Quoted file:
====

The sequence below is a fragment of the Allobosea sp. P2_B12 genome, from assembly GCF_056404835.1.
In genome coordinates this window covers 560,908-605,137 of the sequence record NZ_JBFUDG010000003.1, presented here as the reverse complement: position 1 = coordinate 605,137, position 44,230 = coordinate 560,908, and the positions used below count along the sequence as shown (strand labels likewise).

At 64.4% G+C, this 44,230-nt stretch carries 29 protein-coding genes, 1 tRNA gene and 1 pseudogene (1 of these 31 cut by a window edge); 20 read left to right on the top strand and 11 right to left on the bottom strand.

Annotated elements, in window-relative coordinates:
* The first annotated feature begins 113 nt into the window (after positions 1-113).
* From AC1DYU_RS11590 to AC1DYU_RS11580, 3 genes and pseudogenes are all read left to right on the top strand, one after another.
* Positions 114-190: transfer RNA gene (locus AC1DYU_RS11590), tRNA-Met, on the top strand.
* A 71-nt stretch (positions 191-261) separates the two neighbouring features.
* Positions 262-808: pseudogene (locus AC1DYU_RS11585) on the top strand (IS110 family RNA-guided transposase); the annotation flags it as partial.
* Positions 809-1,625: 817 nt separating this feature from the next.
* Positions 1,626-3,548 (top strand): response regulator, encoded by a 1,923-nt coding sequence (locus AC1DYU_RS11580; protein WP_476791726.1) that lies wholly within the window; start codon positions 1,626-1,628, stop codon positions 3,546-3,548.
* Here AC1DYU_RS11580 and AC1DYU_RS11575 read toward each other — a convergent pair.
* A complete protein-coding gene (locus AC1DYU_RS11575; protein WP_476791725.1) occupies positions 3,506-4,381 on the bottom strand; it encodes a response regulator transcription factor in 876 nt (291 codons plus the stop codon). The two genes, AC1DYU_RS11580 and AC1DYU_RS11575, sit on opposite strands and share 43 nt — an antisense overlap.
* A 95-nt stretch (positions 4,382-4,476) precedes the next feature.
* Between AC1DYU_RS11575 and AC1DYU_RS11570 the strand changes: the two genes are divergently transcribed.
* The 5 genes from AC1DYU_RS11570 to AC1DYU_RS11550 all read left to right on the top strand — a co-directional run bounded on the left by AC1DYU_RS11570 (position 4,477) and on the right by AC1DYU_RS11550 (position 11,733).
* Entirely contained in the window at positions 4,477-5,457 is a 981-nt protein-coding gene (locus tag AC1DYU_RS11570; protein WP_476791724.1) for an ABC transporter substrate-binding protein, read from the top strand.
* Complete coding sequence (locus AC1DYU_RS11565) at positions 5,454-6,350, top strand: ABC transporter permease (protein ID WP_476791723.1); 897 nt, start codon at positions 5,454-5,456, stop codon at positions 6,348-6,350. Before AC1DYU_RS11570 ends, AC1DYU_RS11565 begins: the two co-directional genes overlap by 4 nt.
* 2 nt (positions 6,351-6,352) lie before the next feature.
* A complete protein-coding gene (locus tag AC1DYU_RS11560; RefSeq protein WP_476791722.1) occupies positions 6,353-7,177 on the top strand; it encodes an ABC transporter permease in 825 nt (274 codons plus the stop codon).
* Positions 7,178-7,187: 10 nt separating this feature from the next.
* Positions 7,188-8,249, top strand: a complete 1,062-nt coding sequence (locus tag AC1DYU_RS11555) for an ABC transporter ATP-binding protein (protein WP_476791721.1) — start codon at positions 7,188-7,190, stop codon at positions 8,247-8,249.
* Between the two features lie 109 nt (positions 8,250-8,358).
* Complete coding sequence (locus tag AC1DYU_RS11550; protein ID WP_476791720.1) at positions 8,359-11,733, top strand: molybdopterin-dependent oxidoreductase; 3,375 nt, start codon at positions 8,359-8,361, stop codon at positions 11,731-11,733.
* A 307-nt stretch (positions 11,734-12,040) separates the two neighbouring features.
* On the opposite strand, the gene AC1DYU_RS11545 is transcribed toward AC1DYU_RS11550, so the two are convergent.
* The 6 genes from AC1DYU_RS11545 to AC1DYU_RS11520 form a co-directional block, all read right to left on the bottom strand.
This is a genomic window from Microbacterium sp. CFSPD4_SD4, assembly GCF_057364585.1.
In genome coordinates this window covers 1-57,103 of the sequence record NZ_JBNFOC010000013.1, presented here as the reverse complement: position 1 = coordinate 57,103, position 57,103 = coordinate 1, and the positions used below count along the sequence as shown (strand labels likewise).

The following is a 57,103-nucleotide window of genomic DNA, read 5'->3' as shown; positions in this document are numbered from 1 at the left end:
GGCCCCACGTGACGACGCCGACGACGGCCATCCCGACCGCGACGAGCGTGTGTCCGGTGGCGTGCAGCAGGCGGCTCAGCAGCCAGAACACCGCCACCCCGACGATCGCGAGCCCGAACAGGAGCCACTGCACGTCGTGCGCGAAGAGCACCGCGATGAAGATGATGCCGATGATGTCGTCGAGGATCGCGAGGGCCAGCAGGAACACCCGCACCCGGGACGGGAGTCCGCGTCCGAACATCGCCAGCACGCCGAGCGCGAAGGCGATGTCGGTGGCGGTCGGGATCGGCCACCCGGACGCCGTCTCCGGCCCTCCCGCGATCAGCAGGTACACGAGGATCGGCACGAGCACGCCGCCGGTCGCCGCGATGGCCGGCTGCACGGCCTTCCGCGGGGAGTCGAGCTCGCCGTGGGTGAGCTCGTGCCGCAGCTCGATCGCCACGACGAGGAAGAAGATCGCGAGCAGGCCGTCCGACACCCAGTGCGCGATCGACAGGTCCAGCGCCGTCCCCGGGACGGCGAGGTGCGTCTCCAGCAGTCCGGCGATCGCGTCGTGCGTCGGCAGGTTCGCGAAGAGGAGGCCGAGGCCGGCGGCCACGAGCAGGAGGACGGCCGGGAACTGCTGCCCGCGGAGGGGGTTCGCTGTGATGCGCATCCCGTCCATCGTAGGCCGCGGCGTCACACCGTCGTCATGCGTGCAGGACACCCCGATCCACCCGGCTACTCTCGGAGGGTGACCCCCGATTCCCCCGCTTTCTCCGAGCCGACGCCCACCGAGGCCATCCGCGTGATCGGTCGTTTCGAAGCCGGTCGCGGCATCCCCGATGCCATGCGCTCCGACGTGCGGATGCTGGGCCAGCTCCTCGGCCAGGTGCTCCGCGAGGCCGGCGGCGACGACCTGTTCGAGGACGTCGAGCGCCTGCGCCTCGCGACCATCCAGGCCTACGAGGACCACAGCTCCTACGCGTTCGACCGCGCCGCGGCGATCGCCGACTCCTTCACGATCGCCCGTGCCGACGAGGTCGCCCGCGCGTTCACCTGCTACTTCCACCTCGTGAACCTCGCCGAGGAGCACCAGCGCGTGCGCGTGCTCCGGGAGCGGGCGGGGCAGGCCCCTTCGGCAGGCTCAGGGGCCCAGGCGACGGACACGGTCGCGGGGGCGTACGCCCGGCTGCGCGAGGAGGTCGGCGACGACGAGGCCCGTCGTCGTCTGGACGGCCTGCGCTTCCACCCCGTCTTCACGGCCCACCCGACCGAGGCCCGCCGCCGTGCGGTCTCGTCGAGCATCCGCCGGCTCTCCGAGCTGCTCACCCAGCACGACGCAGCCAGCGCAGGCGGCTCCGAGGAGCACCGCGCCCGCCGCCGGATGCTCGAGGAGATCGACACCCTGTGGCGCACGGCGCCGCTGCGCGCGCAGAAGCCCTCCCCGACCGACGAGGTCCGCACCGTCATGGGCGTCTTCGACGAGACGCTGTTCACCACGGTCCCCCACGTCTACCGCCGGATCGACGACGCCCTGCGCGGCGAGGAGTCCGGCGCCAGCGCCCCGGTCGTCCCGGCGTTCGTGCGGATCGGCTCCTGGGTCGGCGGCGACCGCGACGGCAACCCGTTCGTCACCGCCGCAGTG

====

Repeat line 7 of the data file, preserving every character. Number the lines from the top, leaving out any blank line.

* Positions 114-190: transfer RNA gene (locus AC1DYU_RS11590), tRNA-Met, on the top strand.